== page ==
Equitable capital allocation strategies prioritize the fair distribution of resources to promote inclusivity and address systemic disparities in access to funding. These strategies involve intentional efforts to ensure that capital is allocated to underrepresented individuals and communities, taking into account historical disadvantages and barriers. Equitable capital allocation strategies may involve partnerships with community development financial institutions (CDFIs), offering preferential funding opportunities to minority-owned businesses, establishing mentorship programs, and providing education and support for marginalized entrepreneurs. By implementing these strategies, stakeholders can help level the playing field and create opportunities for those who have traditionally been underserved, fostering greater economic empowerment and reducing wealth disparities.
When discussing the need for additional capital options for emerging developers, Ryan said, “There has to be a concentrated strategy to bridge the gap between those who need capital for investment and those who are distributing that capital.” Most minority real estate developers do not have the benefit of generational wealth to depend on for initial capital investment. For these developers, Toye said, knowledge is critical. For a new developer, that may mean time spent working in the real estate section of a bank or a construction company to learn how deals are put together.
Toye highlighted JPMorgan Chase’s work with Community Development Financial Institutions (CDFIs) or funds in different parts of the country. He said, “We're putting equity into other funds … to lend out to developers of color across the country so they can make those investments and figure out how to support people in their communities.”
Noor noted that developers of color need to become more direct with capital partners who are considering investment in the affordable housing space. She related her experience working with a fund that was looking to support a Black developer fund – but in the past, had been nonresponsive to proposals she had made. She was direct with the fund – what can you do differently from what you have done in the past to engage with minority developers? Ryan noted that the onus is on capital providers to ask those questions internally, and they must be intentional about engaging with developers they're providing capital to understand what practices they need to shift and what will be helpful to get capital into the hands of developers so they can successfully execute on projects.
Wilbon added that while a variety of public and private institutions talk a lot about wanting to work with minority developers, the traditional underwriting, liquidity or guarantee requirements remain the same, maintaining the same hurdles minority developers have always faced. “If you are really trying to break existing barriers, there has to be some changes,” Wilbon said.
Ryan’s message to capital providers at the DevelUP event – “We have to start out small because we weren't given access to commercial real estate and the business through generational wealth or through others who have taught us so that we can leapfrog into larger deals. As a result, if you are intentional about serving this market, you have to meet us where we are and ensure that we have the ability and the capital to scale.”
Noor had a personal example about thinking differently to access capital for development projects. In part because of her background of emigrating from Somalia and living in public housing until she went to college, Noor knew she wanted to build a business focused on affordable housing. She realized after spending almost a year on one project that netted her a $15,000 profit that she needed to figure out a different business model that would include a more consistent stream of revenue to support various development projects.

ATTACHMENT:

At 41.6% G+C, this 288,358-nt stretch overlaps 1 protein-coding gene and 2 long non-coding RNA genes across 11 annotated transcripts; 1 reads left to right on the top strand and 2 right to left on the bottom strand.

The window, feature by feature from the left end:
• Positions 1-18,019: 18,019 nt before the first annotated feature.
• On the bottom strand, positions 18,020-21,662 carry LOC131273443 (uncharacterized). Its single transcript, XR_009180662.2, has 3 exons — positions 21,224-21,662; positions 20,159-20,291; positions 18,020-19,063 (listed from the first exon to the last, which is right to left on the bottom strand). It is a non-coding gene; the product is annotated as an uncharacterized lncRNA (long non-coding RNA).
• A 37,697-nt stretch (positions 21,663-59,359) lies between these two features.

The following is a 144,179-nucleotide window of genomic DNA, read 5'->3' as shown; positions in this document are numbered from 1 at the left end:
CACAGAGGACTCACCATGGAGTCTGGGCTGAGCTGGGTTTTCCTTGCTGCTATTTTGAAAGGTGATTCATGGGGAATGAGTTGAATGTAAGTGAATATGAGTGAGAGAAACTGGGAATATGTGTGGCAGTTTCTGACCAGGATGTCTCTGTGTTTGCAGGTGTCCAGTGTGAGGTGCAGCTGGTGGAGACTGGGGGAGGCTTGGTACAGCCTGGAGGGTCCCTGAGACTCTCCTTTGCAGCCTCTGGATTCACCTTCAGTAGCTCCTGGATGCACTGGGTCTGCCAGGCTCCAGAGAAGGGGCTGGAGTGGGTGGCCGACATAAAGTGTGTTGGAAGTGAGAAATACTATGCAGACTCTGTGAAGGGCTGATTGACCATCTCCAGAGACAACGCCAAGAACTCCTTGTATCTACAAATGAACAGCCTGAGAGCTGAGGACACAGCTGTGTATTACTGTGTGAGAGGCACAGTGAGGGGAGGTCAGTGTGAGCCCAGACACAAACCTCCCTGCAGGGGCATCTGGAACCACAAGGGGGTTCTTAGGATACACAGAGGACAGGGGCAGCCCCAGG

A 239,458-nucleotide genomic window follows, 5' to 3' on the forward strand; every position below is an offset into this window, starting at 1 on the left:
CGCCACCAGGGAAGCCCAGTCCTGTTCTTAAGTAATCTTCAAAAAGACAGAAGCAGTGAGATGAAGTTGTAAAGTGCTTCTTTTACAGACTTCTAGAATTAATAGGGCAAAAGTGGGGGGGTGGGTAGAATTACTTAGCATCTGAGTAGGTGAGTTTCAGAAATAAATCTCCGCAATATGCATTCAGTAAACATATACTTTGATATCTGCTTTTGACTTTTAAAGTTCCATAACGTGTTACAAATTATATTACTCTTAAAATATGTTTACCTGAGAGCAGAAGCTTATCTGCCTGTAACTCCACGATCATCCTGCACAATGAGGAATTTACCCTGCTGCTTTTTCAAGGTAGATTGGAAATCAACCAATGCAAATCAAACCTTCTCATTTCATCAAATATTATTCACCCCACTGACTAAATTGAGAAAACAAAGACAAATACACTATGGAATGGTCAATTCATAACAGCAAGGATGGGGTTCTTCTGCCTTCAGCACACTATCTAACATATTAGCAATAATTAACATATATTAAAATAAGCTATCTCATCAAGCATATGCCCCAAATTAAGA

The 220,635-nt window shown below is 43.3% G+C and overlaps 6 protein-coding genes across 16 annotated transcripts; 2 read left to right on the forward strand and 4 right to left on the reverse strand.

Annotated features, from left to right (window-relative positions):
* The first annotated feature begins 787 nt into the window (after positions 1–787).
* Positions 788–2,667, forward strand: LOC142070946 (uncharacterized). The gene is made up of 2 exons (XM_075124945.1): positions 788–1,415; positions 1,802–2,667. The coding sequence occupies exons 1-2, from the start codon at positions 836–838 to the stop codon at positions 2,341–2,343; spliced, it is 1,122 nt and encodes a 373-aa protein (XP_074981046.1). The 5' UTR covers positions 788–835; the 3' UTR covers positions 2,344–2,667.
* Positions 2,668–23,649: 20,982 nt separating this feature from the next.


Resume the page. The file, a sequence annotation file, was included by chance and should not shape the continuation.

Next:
“My intention was always to do two things,” she said, “One was, what can I bring to the table other than money that would make me a good partner for other people? And the other part was, what is it that will help me mitigate the highest risk in the real estate development – construction costs?” Her answer was to start a construction company. It still took almost a decade to develop successful partnerships. She said, “what worked for me is being a construction company and developer who has executed on projects, even small projects. People are really hungry for people who can execute.”
Rule urged minority developers starting out to look to municipal projects on public land with a low-cost basis and a longer timeline for completion. This will allow new developers to build experience without facing some of the pressures, costs and potential penalties working with private developers. “From a partnership perspective,” Rule said, “I think the first thing is understanding the game and then finding nuggets from each person you connect with.”
“From a capital perspective,” he said, “understand that construction debt is different from pre-development debt, which is different from permanent debt. So when you're talking to people at conferences like this, understand what that person you're talking to actually does. It's super important to understand what lane you want to go down and how the person across from you can assist with that.”
Toye added, “It’s important to understand why a bank, a CDFI or someone else says ‘yes’ to you and why they say ‘no.’ If somebody says ‘no’ to you, have them explain why. Every opportunity, every interaction is an opportunity for you to get knowledge.”
“What has worked for me is a proven track record both in the construction and development sides and then moving to that next big deal, " Noor said. “Every single deal that we do, there's something we learn that we can take to the next project.”
Wilbon said, “Make sure as you're growing your business ... that you're also thinking about how you grow your platform; a lot of that comes through partnerships.”
Improving opportunities for underrepresented developers in commercial real estate is a complex but essential undertaking. The industry can become more inclusive and diverse by driving equitable outcomes, focusing on community wealth building, facilitating access to capital and nurturing successful partnerships. Efforts from all stakeholders, including capital providers, developers and government entities, are crucial to achieving these goals.